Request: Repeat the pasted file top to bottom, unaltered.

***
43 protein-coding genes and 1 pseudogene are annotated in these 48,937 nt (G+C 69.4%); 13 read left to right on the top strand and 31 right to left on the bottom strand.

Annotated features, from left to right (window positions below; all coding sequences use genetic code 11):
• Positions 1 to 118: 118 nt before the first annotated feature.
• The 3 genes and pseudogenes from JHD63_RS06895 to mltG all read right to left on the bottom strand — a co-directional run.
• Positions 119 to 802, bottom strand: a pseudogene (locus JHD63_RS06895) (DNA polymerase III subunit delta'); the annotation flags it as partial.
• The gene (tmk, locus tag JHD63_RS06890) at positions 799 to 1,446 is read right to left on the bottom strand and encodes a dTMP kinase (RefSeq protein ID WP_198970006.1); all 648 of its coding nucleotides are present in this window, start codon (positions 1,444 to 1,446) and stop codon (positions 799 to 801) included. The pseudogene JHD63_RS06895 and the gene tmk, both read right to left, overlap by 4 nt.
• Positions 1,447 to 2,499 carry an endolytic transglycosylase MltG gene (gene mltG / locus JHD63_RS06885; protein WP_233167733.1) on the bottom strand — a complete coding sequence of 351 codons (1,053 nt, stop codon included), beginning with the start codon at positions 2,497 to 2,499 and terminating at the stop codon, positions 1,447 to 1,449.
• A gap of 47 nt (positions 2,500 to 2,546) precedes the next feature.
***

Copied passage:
43 protein-coding genes and 1 pseudogene are annotated in these 48,937 nt (G+C 69.4%); 13 read left to right on the top strand and 31 right to left on the bottom strand.

Annotated features, from left to right (window positions below; all coding sequences use genetic code 11):
• Positions 1 to 118: 118 nt before the first annotated feature.
• The 3 genes and pseudogenes from JHD63_RS06895 to mltG all read right to left on the bottom strand — a co-directional run.
• Positions 119 to 802, bottom strand: a pseudogene (locus JHD63_RS06895) (DNA polymerase III subunit delta'); the annotation flags it as partial.
• The gene (tmk, locus tag JHD63_RS06890) at positions 799 to 1,446 is read right to left on the bottom strand and encodes a dTMP kinase (RefSeq protein ID WP_198970006.1); all 648 of its coding nucleotides are present in this window, start codon (positions 1,444 to 1,446) and stop codon (positions 799 to 801) included. The pseudogene JHD63_RS06895 and the gene tmk, both read right to left, overlap by 4 nt.
• Positions 1,447 to 2,499 carry an endolytic transglycosylase MltG gene (gene mltG / locus JHD63_RS06885; protein WP_233167733.1) on the bottom strand — a complete coding sequence of 351 codons (1,053 nt, stop codon included), beginning with the start codon at positions 2,497 to 2,499 and terminating at the stop codon, positions 1,447 to 1,449.
• A gap of 47 nt (positions 2,500 to 2,546) precedes the next feature.